Missing Legendary 1960 Corvette Race Car Sells For $785K

May 31, 2021 2 min read
Missing Legendary 1960 Corvette Race Car Sells For $785K

It's really hard to understand why certain great historical cars are hardly ever well preserved and many are rarely found, particularly when it comes to race cars.

Update to original story: Because of the extreme interest in this car, we wanted to give an update that it sold for a final hammer price of $758,500 during the RM Sotheby's Amelia Island auction.

Maybe it’s the damage they usually incur during the race or maybe it has to do with some kind of cover up for top automaker officials breaking the rules of the 1960s and secretly sponsoring certain race teams. Either way, all of the greats have their stories of lost cars. For Ford  it's Shelby’s “Little Red” Mustang and for Chevrolet it’s this little known Cole, Duntov, and Cunningham Corvette project aimed at conquering the 24-Hours Of Le Mans.

As the story goes, three chassis were developed and delivered by Ed Cole and Zora Arkus-Duntov for Briggs Cunningham to modify and enter in the 24-Hours Of Le Mans race. While this manufacturer sponsorship was completely unofficial, these claims are well documented and substantiated by registration papers listing Duntov as Cunningham's co-driver. After testing at Daytona, a shot at the 12-Hour Of Sebring, and a trial at Le Mans, chassis number 3535 was entered into the 24-Hours Of Le Mans with Cunningham and Duntov as registered drivers. However, not wanting to risk losing Duntov to an accident, Cole instructed Cunningham to not let Duntov drive in the race. This turned out to be a good move as the race was interrupted by rain, causing Duntov’s replacement to lose control of the car. Luckily no one was injured and the car was imported back to the U.S.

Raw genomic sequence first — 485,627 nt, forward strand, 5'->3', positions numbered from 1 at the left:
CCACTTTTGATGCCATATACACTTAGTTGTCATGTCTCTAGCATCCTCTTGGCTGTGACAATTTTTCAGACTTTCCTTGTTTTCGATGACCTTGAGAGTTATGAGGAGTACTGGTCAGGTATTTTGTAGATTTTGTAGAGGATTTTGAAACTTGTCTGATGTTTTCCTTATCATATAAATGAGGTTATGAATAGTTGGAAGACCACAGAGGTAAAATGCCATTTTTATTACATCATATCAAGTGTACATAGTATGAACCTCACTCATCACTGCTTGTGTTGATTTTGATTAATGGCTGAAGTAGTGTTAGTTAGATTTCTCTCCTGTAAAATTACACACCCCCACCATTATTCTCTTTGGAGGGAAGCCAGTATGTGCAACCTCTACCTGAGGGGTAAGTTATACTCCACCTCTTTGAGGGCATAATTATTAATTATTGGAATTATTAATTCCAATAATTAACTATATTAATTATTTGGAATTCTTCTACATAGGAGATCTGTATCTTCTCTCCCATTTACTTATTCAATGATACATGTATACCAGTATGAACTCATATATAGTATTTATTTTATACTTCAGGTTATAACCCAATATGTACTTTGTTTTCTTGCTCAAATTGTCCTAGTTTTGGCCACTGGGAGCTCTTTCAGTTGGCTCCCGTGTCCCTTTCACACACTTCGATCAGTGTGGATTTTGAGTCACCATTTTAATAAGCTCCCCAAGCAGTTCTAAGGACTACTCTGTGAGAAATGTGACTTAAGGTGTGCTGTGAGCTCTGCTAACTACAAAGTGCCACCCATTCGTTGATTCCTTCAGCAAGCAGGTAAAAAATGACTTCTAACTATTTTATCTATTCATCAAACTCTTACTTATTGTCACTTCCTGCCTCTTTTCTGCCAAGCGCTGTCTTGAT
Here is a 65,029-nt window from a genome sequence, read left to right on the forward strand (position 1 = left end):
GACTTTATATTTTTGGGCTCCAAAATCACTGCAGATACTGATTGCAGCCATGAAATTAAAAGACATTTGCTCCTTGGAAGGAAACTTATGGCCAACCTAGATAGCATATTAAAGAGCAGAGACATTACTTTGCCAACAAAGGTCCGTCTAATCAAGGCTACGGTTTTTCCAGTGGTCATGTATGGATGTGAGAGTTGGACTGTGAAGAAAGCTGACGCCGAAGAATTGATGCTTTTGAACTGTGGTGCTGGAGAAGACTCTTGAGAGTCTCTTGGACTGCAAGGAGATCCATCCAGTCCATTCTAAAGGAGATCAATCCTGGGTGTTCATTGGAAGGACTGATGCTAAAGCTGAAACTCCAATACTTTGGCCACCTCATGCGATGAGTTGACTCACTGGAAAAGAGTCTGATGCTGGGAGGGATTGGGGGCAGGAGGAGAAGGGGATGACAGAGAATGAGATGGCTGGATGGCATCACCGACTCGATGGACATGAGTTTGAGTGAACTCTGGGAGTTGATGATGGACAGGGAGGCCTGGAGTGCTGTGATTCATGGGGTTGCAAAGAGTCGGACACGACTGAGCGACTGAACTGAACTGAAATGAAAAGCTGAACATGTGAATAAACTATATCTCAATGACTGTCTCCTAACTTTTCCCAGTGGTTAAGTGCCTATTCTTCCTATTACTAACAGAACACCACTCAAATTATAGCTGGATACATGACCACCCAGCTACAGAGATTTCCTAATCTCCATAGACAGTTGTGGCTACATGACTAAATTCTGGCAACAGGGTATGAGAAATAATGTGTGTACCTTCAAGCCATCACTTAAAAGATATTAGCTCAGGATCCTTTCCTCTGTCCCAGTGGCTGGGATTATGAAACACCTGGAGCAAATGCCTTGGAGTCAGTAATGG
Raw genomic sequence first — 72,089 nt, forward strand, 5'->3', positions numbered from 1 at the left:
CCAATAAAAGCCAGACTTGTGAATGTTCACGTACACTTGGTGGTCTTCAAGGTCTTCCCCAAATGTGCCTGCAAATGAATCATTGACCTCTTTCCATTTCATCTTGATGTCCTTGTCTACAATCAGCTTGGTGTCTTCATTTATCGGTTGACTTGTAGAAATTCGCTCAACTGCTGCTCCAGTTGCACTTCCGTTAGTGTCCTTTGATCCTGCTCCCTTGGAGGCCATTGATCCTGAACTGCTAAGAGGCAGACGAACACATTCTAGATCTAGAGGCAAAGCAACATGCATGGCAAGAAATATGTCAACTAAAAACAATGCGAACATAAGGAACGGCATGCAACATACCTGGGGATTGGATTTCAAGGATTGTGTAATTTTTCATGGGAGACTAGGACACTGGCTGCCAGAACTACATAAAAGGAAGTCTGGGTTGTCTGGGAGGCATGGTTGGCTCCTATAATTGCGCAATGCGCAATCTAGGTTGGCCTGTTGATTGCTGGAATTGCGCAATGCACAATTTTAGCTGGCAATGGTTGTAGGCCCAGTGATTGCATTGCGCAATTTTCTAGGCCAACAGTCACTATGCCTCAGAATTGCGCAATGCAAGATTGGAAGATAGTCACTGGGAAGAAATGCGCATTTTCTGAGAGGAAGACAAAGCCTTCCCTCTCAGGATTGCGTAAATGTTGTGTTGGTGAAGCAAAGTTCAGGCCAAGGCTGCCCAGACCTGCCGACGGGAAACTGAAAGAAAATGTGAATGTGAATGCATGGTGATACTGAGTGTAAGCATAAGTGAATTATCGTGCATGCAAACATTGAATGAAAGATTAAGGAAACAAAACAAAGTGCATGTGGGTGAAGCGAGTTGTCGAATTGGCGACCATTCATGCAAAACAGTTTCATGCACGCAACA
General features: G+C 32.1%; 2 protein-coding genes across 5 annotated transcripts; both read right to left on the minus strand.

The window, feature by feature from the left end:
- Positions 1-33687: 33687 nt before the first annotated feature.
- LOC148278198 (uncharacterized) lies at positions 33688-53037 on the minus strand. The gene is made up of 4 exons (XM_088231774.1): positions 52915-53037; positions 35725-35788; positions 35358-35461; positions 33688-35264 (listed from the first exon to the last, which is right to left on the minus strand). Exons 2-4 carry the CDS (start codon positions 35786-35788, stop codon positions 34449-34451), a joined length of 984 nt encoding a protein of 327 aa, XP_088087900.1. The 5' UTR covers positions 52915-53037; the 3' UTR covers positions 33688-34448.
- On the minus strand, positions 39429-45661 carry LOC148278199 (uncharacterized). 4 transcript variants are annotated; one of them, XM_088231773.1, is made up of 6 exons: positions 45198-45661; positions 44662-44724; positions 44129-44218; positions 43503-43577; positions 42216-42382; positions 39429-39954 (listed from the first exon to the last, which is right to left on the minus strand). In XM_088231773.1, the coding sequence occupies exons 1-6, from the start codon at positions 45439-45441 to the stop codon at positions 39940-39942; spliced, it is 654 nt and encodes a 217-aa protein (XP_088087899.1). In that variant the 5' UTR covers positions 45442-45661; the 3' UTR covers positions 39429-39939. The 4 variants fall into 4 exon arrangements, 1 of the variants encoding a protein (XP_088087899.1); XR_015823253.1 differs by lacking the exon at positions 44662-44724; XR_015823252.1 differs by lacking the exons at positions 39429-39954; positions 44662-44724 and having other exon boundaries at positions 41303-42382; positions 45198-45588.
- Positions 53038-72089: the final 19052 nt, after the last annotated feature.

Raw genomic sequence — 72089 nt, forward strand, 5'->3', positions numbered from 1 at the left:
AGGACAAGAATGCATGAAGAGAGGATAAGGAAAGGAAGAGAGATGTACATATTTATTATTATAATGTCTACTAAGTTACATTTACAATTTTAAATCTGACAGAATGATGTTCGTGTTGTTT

Upon returning from such an epic race being driven by iconic drivers and having such a strong connection to the creators of the Corvette, one would think that this busted and burnt Corvette would be museum bound. But that wasn’t the case. Instead, the car was sold to Marshall “Perry” Boswell Jr. who put a Zagato-style front end on it essentially disguising the fact that it was ever a 1960 Corvette. After the car was listed as a Pontiac Zagato prototype in a classified, the VIN was checked against historical records proving that it is in fact Cunningham's number-one car and will hopefully receive a full, proper restoration just like the other two Corvettes that it raced alongside. Chassis number 3535 is currently on the schedule for RM Sotheby’s upcoming Amelia Island Auction. For more information on this car or other cars to be sold in this auction, see the listing here.

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